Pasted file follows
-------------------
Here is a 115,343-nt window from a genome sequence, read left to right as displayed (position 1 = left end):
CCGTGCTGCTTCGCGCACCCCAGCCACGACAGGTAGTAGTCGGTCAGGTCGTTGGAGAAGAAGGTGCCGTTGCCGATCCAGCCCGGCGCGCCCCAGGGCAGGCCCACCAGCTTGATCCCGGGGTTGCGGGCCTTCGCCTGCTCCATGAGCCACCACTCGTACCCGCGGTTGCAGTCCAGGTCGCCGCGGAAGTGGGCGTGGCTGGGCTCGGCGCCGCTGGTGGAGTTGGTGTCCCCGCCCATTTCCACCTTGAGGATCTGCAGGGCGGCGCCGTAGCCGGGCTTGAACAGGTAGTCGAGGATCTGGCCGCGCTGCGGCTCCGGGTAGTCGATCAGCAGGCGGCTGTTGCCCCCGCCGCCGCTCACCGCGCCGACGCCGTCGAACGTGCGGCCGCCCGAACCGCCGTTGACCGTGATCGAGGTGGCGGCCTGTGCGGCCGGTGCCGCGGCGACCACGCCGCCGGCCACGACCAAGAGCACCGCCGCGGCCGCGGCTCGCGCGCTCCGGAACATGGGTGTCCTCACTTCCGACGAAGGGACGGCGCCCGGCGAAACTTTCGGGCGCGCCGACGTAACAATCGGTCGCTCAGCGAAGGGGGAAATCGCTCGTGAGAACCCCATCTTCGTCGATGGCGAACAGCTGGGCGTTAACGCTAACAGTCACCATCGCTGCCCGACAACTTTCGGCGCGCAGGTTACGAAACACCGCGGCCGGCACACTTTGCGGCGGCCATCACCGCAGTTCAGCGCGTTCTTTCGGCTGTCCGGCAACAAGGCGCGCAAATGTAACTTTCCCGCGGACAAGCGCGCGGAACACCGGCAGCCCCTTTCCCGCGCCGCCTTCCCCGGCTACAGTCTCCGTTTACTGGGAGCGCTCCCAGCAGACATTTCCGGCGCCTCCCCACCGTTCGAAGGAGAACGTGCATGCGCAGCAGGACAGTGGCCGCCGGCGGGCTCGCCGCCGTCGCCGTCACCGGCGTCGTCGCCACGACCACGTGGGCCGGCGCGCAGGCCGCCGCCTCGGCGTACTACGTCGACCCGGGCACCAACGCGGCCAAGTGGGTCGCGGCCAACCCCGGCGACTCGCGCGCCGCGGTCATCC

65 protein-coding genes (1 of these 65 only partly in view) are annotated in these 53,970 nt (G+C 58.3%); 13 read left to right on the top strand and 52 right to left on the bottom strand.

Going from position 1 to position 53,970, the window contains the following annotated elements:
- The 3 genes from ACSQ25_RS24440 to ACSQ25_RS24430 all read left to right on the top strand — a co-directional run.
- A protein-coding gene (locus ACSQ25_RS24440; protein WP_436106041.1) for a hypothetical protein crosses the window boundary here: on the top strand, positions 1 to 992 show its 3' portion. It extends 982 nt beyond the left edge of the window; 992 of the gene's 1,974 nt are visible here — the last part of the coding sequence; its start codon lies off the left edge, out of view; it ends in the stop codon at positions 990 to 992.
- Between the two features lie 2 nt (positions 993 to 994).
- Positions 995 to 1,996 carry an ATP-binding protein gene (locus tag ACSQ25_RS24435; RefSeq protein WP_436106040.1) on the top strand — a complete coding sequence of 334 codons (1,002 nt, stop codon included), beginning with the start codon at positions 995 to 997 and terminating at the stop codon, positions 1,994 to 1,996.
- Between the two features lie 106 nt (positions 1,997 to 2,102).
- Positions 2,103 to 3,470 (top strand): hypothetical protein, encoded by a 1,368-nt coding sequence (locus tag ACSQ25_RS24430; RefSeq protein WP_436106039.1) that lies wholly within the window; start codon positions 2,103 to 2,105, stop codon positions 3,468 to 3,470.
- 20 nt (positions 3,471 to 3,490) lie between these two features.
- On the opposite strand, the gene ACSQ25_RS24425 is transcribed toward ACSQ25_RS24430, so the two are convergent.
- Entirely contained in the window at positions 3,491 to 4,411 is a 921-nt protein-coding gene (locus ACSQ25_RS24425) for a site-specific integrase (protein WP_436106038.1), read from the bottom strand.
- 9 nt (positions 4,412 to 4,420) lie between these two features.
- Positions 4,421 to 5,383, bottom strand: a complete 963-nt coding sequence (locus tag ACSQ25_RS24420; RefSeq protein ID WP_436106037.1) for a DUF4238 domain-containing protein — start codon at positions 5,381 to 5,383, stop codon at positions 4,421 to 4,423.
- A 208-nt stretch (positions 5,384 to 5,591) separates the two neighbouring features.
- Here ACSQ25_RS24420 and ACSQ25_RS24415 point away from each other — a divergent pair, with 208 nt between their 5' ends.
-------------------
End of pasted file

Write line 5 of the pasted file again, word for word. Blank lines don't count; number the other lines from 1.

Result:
- The 3 genes from ACSQ25_RS24440 to ACSQ25_RS24430 all read left to right on the top strand — a co-directional run.